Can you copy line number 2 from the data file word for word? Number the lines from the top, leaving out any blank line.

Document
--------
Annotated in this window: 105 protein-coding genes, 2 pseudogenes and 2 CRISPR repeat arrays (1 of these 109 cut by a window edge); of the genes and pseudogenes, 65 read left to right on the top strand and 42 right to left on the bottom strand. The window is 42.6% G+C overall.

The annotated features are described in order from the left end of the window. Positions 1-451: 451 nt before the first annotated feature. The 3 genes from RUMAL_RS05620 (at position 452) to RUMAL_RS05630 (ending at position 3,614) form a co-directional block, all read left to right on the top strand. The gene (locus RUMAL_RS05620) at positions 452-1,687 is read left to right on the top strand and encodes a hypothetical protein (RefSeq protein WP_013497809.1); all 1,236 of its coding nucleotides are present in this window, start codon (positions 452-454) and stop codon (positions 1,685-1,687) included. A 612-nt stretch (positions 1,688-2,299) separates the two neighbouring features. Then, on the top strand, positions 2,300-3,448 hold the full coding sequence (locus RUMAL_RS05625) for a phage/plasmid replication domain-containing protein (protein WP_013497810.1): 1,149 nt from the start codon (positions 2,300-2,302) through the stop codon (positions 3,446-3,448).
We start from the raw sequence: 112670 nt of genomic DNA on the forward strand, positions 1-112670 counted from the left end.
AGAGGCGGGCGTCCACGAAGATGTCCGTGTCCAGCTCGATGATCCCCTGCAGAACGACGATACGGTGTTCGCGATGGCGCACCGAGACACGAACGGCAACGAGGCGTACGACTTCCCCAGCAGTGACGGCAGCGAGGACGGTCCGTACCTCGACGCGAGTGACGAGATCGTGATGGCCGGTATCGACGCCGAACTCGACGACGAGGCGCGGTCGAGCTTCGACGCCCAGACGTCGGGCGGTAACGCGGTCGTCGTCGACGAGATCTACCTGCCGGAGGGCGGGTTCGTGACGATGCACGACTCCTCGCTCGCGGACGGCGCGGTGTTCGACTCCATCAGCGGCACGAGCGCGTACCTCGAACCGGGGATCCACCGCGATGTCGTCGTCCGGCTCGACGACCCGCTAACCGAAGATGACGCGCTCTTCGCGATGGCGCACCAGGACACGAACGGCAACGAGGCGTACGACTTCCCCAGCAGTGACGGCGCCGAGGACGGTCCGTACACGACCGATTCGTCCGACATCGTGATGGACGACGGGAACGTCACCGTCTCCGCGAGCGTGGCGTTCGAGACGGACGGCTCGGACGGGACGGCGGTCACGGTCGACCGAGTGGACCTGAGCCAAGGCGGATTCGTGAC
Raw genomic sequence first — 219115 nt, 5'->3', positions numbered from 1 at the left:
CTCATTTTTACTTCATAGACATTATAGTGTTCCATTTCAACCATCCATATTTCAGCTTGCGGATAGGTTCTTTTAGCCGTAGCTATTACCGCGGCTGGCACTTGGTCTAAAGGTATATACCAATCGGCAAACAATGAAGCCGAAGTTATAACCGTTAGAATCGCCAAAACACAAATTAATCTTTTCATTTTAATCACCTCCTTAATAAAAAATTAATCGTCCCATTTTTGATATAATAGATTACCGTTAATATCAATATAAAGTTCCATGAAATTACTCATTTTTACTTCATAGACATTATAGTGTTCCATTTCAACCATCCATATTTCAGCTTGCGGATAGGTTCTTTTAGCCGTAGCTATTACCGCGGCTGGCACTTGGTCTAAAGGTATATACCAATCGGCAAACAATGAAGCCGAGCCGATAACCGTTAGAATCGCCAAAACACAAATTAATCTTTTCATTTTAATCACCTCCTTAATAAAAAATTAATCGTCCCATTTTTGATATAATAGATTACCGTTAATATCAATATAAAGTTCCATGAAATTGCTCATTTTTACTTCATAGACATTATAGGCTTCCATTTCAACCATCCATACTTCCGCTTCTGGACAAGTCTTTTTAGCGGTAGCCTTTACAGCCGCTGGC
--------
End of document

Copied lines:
The annotated features are described in order from the left end of the window. Positions 1-451: 451 nt before the first annotated feature. The 3 genes from RUMAL_RS05620 (at position 452) to RUMAL_RS05630 (ending at position 3,614) form a co-directional block, all read left to right on the top strand. The gene (locus RUMAL_RS05620) at positions 452-1,687 is read left to right on the top strand and encodes a hypothetical protein (RefSeq protein WP_013497809.1); all 1,236 of its coding nucleotides are present in this window, start codon (positions 452-454) and stop codon (positions 1,685-1,687) included. A 612-nt stretch (positions 1,688-2,299) separates the two neighbouring features. Then, on the top strand, positions 2,300-3,448 hold the full coding sequence (locus RUMAL_RS05625) for a phage/plasmid replication domain-containing protein (protein WP_013497810.1): 1,149 nt from the start codon (positions 2,300-2,302) through the stop codon (positions 3,446-3,448).